The future for Arctic counties: Oil and gas bonanza or environmental catastrophe?

Publish date: February 9, 2011

MURMANSK – Whether Russia and Norway are prepared to cooperate on Arctic oil and gas fields and what kinds of challenged and environmental threats stand before them were the subject of an international conference that took place last week in Norway.

According to leading Norwegian experts, Norway’s gas and oil reserves are depleting and the country is laying its hopes not only on undersea fields that were partitioned to it in September’s Arctic sea demarcation agreement with Russia, but on the development of the Russian side of the Barents Sea.

“We still don’t know was reserves of oil and gas lie in the formerly disputer region,” said Daniel Fjaertoft, an advisor to Econ Poyry AS. “Now we are relying on very old seismic studies that were done during Soviet times.”

According to him, Norway, as a big oil and gas nation, is on the cusp of a collapse of oil recovery. If Norway does not open new and robust oil fields in the near future, then oil recovery will only fall over the next 20 years.

Therefore Norway is hoping that Russia will start work on its side of the Arctic shelf as quickly as possible, and is ready to cooperate in the project. However, Russia is not currently prepared to develop new fields in the Barents, besides the Shtokman Field, Fjaertoft said.

At current, only two Russian companies could bear the weight of working up new oil and gas fields in the Barents Sea – Gazprom and Rosneft – but they are already working on projects in Yamal and in Western Siberia. The Arctic region is therefore not a priority for Russia at the moment.

Accidental oil spills

According to Alfred Nordgård, a representative of the Norwegian Oil Association (OLF), the development of new fields in the north of the Norwegian part of the Barents Sea bears threats that the country is not prepared for.

“We love to say that Norway has the best system in the world for reaction to and liquidating oil spills, but this is far from true. Our system of reacting to oils spills is not quite adapted to the conditions in the Barents Sea,” said Nordgård.

Bellona President Frederic Hauge supported Nordgård’s statement.

“Everyone clearly knows about the scale of the catastrophe in the Gulf of Mexico,” said Hauge. “Despite the efficiency of the reaction and the 5,000-vessel strong flotilla that collected spilled oil, they were only able to clean up one percent of the oil.”

According to Hauge, northern Norway does not have even the bare minimum of vessels and equipment to deal with a spill of that magnitude, which was obviously demonstrated by the accident at the Norwegian Gullfaks platform in 2010.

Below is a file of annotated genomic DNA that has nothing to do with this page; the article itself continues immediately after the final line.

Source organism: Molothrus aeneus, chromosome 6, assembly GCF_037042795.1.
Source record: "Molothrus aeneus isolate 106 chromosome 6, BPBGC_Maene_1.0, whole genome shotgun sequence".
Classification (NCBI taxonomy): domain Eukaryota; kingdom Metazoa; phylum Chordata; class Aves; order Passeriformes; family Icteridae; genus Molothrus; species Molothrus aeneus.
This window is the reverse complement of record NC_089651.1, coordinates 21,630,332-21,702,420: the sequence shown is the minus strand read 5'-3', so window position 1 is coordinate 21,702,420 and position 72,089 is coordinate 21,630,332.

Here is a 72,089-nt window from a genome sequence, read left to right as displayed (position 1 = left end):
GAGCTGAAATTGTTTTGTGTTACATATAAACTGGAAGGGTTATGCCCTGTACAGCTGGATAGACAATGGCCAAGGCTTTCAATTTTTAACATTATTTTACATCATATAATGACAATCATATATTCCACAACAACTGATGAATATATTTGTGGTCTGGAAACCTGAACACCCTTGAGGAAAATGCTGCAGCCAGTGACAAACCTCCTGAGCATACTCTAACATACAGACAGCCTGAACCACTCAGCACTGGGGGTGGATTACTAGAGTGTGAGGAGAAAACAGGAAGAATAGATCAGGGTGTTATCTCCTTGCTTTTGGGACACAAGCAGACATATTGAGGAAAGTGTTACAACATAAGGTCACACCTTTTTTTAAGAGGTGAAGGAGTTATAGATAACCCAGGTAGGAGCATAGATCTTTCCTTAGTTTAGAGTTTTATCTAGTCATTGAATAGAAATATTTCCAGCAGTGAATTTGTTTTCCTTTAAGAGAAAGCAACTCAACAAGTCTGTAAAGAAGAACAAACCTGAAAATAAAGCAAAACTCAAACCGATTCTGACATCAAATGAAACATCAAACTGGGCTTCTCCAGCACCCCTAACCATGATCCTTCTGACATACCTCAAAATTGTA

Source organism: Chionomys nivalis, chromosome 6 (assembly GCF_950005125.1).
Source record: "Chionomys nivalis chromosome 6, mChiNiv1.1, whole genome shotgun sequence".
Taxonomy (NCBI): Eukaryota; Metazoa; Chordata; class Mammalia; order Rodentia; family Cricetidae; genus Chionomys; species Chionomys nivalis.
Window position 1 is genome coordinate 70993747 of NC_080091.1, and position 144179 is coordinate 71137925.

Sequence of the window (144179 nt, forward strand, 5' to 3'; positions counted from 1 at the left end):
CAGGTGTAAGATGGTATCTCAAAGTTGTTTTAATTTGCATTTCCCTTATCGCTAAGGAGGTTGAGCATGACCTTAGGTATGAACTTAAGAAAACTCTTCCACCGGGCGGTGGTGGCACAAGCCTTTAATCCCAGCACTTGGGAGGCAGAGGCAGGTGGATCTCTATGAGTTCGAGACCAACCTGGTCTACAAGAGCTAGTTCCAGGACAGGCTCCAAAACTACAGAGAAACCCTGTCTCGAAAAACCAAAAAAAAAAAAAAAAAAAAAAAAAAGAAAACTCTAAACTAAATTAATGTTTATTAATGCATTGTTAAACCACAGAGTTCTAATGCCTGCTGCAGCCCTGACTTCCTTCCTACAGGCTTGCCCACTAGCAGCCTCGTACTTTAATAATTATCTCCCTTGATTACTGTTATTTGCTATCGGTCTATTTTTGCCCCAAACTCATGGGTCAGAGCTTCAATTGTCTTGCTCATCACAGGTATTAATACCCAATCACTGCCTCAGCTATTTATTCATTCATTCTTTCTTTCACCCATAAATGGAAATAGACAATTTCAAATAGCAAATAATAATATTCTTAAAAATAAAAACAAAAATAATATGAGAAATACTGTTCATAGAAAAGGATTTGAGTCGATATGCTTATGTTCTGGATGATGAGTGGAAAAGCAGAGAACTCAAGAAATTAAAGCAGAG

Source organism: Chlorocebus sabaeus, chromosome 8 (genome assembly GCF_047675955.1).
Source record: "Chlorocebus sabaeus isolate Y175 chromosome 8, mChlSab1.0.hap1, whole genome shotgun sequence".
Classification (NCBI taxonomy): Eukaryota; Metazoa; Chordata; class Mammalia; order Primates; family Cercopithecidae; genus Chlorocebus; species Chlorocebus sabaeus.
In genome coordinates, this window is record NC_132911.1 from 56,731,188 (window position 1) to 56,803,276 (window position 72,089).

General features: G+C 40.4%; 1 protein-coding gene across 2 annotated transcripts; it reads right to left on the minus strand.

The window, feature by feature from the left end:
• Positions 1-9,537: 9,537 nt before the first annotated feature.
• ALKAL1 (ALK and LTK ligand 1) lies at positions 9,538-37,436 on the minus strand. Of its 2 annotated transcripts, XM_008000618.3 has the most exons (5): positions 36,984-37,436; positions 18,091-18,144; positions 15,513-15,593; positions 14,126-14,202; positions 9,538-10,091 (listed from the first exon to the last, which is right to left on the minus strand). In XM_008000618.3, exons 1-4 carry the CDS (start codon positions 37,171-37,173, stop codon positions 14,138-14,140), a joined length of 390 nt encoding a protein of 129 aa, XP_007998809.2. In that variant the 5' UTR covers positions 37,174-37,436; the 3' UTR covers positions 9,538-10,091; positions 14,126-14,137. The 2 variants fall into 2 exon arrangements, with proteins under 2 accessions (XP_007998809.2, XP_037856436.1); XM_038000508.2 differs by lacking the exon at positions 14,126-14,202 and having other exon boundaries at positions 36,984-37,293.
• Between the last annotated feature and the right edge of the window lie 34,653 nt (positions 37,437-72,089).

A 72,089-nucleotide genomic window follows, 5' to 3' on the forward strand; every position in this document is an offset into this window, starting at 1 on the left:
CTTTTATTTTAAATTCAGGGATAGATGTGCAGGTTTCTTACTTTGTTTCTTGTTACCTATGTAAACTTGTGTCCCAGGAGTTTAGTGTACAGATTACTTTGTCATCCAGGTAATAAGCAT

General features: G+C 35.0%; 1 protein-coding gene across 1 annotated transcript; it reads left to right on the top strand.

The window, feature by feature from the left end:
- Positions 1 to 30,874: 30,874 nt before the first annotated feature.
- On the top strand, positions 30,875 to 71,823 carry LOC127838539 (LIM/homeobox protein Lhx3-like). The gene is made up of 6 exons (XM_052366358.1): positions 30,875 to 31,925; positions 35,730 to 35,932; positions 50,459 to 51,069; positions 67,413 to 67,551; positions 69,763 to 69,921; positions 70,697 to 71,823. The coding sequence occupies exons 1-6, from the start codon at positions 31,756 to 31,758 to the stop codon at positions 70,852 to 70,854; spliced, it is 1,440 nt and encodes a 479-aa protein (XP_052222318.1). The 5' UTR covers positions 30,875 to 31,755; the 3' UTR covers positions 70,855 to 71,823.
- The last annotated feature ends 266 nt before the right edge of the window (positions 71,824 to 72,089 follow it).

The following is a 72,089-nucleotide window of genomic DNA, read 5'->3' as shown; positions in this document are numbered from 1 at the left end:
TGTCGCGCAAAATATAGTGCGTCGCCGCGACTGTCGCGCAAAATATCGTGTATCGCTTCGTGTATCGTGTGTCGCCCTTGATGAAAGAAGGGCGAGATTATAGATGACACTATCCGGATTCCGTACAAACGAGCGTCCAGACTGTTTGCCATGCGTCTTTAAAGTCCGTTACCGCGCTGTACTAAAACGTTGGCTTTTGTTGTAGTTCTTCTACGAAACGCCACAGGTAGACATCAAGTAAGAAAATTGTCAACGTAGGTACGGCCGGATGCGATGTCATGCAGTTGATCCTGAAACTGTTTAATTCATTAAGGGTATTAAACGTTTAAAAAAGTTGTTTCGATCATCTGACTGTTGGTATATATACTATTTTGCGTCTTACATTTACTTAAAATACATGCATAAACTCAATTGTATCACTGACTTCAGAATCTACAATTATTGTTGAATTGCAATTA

“Greed and interest in profits take precedence over issues of environmental safety,” said Hauge.

Impact on the climate and the fishing industry

Naturally, a discussion of the perspectives of the oil and gas complex in the Barents Sea cannot overlook its consequences for the Artic climate and the climate worldwide.

“Climate change is very noticeable in the first place in the Arctic, and the negative consequences of this scare us,” said Norway’s environmental minister, Jonas Gahr Støre.

Støre also underscored that the development of oil and gas activities should not harm the fisheries that Norway has always had and will always have, as distinguished from the comparatively brief period that it will have oil.

According to Hauge, climate change is a serious threat to the north. If the world’s average temperature rises two degrees in 100 years, then the Arctic region will see a temperature increase of 5 to 6 degrees. 

“The North Sea is one of the cleanest in the world, therefore fighting against oil and gas activities in this region, I see that we have something to fight for,” said Hauge, underscoring that no one is impressed by the oil and gas complex’s efforts to lessen its impact on the climate and the environment.

There are other resources besides oil and gas. The Arctic region has excellent prospects for the development of environmentally clean renewable energy.

“I don’t think the Shtokman Field project can be realized in the next 25 years,” said Hauge. “This is a long period for European countries that are developing renewable energy at a fast tempo. It could turn out that when the oil and gas companies are ready for the Shtokman project, this expensive gas will no longer be needed in Europe.”

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